I went through the aspen line at daybreak, still climbing. The horse ascended steadily toward a high basin creaking the saddle metronomically. It was getting colder as the sun came up and the rifle scabbard held my left leg far enough from the horse that I was chilling on that side. 

We touched the bottom of the basin and I could see the rock wall defined by a black stripe of evergreens on one side and the remains of an avalanche on the other. I thought how utterly desolate this country can look in winter and how one could hardly think of human travel in it at all, not white horsemen nor Indians dragging travois, just aerial raptors with their rending talons and heads like cameras slicing across the geometry of winter. 

Then we stepped into a deep hole and the horse went to his chest in the powder, splashing the snow out before him as he floundered toward the other side. I got my feet out of the stirrups in case we went over. Then we were on wind,scoured rock and I hunted some lee for the two of us. I thought of my son's words after our last cold ride: "Dad, you know in 4-H? Well, I want to switch from Horsemanship to Aviation." 

The spot was like this: a crest of snow crowned in a sculpted edge high enough to protect us. There was a tough little juniper to picket the horse to, and a good place to sit out of the cold and noise. Over my head, a long, curling plume of snow poured out, unchanging in shape against the pale blue sky. I ate some of the cheese and rewrapped it. I got the rifle down from the scabbard, loosened the cinch and undid the flank cinch. I put the stirrup over the horn to remind me my saddle was loose, loaded two cartridges into the blind magazine and slipped one in the chamber. Then I started toward the rock wall, staring at the patterned discolorations: old seeps, lichen, cracks and the madhouse calligraphy of immemorial weather.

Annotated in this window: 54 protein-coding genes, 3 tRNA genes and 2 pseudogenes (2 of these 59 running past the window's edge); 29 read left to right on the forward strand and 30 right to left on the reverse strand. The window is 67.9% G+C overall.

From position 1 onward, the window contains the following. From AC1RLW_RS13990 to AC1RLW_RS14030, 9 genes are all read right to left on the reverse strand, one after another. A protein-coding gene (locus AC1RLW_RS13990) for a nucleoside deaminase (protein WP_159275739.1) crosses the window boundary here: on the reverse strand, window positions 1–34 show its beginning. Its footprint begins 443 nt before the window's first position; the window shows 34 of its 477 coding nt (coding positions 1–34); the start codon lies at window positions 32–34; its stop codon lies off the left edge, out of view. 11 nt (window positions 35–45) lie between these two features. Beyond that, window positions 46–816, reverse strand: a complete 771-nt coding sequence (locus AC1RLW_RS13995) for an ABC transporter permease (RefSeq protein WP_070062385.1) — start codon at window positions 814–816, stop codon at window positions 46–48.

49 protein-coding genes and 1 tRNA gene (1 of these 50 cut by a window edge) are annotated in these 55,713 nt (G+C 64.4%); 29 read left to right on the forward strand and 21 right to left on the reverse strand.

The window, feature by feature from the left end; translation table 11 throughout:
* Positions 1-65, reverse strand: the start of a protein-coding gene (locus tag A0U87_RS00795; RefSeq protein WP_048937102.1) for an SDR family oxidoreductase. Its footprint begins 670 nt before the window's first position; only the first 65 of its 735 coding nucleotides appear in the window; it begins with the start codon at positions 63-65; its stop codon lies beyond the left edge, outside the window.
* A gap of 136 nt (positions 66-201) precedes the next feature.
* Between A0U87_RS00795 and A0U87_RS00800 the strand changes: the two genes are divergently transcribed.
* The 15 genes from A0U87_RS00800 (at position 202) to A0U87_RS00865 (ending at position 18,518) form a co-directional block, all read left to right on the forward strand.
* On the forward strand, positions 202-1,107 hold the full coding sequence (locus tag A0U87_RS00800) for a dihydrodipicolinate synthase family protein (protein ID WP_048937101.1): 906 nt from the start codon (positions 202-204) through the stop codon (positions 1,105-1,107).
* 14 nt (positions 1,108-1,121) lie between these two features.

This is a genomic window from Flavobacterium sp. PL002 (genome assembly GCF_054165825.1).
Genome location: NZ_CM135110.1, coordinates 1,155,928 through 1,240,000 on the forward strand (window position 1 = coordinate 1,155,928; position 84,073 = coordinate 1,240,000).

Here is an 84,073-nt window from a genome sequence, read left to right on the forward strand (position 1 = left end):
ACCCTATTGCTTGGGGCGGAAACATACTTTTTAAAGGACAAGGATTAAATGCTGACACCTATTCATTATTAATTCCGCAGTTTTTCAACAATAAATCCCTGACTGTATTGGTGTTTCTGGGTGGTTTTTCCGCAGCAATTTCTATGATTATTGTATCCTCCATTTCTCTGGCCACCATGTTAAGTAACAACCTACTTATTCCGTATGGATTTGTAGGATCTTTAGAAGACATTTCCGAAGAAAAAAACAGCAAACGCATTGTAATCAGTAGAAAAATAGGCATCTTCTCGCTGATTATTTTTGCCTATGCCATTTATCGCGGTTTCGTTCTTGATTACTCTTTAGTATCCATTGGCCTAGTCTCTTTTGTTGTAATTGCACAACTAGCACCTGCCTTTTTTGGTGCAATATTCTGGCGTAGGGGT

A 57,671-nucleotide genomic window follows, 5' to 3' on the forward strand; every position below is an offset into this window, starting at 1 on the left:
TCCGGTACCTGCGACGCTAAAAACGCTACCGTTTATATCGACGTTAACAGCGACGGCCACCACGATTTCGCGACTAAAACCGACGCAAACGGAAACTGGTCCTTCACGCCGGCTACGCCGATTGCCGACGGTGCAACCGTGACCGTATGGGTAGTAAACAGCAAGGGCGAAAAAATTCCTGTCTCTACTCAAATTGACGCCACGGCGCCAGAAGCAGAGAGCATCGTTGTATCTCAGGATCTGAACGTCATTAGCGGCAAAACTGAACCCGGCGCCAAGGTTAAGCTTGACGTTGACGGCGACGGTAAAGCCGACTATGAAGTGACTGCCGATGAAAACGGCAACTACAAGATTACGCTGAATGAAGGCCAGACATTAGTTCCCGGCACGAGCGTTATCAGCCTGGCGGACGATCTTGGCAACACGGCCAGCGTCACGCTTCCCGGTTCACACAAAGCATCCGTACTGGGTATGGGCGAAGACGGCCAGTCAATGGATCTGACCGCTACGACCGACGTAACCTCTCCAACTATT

There were a lot of tracks where the snow had crusted out of the wind; all deer except for one well-used bobcat trail winding along the edges of a long rocky slot. I moved as carefully as I could, stretching my eyes as far out in front of my detectable movement as I could. I tried to work into the wind but it turned erratically in the basin as the temperature of the new day changed. 

The buck was studying me as soon as I came out on the open slope; he was a long way away and I stopped motionless to wait for him to feed again. He stared straight at me from 500 yards. I waited until I could no longer feel my feet nor finally my legs. It was nearly an hour before he suddenly ducked his head and began to feed. Every time he fed I moved a few feet, but he was working away from me and I wasn't getting anywhere. Over the next half-hour he made his way to a little rim and, in the half-hour after that, moved the 20 feet that dropped him over the rim. 

I went as fast as I could move quietly. I now had the rim to cover me and the buck should be less than a hundred yards from me when I looked over. It was all browse for a half mile, wild roses, buck brush and young quakies where there was any runoff.